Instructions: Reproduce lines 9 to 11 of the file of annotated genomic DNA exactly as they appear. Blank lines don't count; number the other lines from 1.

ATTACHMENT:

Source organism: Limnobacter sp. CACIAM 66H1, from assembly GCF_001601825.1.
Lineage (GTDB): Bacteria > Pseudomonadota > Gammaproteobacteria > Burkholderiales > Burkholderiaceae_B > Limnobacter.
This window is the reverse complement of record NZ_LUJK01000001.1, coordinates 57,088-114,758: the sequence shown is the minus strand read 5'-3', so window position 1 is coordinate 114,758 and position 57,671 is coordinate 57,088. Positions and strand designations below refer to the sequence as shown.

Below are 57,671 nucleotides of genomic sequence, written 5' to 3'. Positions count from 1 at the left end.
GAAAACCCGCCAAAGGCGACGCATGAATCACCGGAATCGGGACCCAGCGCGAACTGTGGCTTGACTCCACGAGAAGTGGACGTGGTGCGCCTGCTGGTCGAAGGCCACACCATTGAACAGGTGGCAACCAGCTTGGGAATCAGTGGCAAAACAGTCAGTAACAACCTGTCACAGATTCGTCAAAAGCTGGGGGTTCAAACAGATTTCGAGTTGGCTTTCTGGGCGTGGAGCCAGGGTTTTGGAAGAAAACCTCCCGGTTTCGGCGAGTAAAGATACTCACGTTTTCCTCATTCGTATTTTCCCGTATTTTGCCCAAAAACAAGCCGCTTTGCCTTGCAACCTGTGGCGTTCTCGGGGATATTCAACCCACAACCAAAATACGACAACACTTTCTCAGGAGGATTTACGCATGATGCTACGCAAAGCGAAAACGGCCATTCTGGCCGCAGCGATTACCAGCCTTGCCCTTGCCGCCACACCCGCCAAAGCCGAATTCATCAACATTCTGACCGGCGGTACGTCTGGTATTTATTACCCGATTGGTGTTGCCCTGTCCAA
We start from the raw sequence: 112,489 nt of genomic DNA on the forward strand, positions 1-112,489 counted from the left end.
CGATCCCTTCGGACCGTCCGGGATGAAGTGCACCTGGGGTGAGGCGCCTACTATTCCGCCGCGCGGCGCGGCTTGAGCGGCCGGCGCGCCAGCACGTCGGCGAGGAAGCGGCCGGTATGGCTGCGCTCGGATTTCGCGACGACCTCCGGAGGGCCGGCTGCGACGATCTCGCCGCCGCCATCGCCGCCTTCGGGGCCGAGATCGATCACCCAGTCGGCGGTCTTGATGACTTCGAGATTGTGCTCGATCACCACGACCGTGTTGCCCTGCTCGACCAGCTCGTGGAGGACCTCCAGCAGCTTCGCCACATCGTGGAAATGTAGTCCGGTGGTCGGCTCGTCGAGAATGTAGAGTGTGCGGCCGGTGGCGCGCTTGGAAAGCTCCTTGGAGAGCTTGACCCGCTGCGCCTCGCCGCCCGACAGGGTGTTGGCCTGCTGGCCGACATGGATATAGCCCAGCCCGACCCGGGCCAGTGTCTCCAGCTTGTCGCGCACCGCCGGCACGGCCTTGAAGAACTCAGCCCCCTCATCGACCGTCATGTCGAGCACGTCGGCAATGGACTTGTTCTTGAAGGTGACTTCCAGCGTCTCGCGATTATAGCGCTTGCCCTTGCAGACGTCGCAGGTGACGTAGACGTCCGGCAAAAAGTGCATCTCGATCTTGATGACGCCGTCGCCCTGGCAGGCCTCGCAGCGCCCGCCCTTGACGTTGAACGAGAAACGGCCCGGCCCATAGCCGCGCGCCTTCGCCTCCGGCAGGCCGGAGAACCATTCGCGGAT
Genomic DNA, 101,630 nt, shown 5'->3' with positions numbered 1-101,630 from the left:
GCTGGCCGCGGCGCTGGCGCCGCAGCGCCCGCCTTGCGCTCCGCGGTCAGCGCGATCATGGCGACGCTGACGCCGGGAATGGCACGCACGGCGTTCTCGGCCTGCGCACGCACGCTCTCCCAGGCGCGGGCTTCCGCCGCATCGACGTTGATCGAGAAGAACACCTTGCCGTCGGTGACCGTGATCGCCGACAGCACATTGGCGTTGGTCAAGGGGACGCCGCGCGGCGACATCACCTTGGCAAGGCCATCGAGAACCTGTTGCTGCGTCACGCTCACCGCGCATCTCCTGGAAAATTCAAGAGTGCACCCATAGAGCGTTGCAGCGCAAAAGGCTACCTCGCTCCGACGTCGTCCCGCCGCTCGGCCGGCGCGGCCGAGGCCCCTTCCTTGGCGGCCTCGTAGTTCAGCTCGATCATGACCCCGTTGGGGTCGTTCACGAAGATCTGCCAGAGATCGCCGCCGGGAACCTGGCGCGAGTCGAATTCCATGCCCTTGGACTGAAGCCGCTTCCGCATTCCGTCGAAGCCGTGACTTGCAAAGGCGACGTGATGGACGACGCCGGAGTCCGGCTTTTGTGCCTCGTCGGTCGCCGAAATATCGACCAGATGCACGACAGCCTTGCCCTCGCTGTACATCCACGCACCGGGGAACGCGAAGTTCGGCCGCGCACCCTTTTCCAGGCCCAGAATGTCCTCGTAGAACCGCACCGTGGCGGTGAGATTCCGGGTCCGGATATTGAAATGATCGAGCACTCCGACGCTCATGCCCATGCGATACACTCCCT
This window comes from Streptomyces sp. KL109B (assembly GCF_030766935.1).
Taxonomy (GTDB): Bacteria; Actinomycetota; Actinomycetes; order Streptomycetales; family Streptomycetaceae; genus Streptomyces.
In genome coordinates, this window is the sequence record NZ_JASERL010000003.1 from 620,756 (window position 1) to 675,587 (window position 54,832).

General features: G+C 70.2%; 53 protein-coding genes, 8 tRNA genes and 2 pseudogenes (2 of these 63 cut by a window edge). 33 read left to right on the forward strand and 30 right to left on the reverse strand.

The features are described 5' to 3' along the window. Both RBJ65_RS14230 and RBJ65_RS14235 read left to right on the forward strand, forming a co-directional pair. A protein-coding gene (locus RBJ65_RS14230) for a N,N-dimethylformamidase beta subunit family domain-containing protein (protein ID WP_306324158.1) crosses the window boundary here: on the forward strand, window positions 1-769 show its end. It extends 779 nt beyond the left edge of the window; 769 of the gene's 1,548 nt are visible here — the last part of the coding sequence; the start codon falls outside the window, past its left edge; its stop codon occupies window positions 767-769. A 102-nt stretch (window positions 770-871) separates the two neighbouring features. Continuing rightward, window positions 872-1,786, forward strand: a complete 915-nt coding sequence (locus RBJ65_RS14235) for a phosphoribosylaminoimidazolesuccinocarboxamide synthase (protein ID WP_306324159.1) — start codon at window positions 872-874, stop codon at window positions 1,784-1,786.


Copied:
GCTGGCCGCGGCGCTGGCGCCGCAGCGCCCGCCTTGCGCTCCGCGGTCAGCGCGATCATGGCGACGCTGACGCCGGGAATGGCACGCACGGCGTTCTCGGCCTGCGCACGCACGCTCTCCCAGGCGCGGGCTTCCGCCGCATCGACGTTGATCGAGAAGAACACCTTGCCGTCGGTGACCGTGATCGCCGACAGCACATTGGCGTTGGTCAAGGGGACGCCGCGCGGCGACATCACCTTGGCAAGGCCATCGAGAACCTGTTGCTGCGTCACGCTCACCGCGCATCTCCTGGAAAATTCAAGAGTGCACCCATAGAGCGTTGCAGCGCAAAAGGCTACCTCGCTCCGACGTCGTCCCGCCGCTCGGCCGGCGCGGCCGAGGCCCCTTCCTTGGCGGCCTCGTAGTTCAGCTCGATCATGACCCCGTTGGGGTCGTTCACGAAGATCTGCCAGAGATCGCCGCCGGGAACCTGGCGCGAGTCGAATTCCATGCCCTTGGACTGAAGCCGCTTCCGCATTCCGTCGAAGCCGTGACTTGCAAAGGCGACGTGATGGACGACGCCGGAGTCCGGCTTTTGTGCCTCGTCGGTCGCCGAAATATCGACCAGATGCACGACAGCCTTGCCCTCGCTGTACATCCACGCACCGGGGAACGCGAAGTTCGGCCGCGCACCCTTTTCCAGGCCCAGAATGTCCTCGTAGAACCGCACCGTGGCGGTGAGATTCCGGGTCCGGATATTGAAATGATCGAGCACTCCGACGCTCATGCCCATGCGATACACTCCCT
This window comes from Streptomyces sp. KL109B (assembly GCF_030766935.1).
Taxonomy (GTDB): Bacteria; Actinomycetota; Actinomycetes; order Streptomycetales; family Streptomycetaceae; genus Streptomyces.